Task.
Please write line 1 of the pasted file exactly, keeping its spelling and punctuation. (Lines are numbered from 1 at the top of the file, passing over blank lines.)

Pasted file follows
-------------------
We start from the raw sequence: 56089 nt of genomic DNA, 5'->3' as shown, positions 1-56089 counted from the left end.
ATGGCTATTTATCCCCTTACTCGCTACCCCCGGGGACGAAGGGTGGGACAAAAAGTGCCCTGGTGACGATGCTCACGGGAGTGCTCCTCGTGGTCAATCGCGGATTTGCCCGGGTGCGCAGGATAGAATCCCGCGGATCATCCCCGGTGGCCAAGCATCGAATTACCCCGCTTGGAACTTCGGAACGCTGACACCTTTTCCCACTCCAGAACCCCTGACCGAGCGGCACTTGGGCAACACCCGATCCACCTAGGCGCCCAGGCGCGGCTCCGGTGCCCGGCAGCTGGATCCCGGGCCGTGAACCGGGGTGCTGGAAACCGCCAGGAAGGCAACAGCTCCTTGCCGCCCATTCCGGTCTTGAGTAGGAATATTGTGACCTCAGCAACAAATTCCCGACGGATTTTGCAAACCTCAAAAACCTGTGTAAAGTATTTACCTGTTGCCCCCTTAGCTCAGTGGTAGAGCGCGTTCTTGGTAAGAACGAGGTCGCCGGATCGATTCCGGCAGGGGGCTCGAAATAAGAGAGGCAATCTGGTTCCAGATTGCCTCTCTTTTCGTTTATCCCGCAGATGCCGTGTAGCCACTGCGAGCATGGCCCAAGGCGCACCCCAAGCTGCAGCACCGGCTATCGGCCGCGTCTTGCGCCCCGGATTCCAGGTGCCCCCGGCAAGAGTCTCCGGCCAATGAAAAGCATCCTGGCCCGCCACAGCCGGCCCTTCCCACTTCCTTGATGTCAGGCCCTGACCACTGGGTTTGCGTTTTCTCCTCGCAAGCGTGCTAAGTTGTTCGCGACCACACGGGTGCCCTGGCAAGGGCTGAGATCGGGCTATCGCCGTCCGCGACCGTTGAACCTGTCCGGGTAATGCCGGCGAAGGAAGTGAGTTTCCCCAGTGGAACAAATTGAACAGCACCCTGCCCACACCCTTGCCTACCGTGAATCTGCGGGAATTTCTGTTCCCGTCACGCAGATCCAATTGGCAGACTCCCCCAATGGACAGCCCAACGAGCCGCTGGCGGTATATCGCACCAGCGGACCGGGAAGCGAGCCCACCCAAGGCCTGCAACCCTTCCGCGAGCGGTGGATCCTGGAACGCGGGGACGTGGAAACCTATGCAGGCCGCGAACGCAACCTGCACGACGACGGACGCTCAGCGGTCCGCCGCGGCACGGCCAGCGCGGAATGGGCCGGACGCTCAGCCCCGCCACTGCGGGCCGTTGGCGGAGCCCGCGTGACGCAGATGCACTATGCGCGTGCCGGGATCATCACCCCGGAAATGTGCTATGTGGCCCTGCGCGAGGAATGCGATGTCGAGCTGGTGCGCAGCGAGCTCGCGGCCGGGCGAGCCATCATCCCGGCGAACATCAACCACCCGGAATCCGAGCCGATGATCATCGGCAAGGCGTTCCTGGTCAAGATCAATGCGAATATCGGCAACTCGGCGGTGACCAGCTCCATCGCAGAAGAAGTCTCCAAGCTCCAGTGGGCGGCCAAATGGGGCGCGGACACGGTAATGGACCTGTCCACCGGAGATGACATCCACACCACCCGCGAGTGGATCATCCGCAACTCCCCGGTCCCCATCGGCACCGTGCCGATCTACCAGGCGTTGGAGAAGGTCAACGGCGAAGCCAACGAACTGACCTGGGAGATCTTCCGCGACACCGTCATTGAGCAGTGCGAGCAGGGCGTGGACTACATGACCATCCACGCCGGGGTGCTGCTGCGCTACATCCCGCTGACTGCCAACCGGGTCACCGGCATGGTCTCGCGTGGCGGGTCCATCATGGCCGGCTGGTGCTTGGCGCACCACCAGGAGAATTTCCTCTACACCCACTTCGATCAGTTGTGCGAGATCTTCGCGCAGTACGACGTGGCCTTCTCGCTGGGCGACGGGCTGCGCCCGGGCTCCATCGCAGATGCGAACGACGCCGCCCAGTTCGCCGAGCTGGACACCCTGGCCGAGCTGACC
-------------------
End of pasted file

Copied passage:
We start from the raw sequence: 56089 nt of genomic DNA, 5'->3' as shown, positions 1-56089 counted from the left end.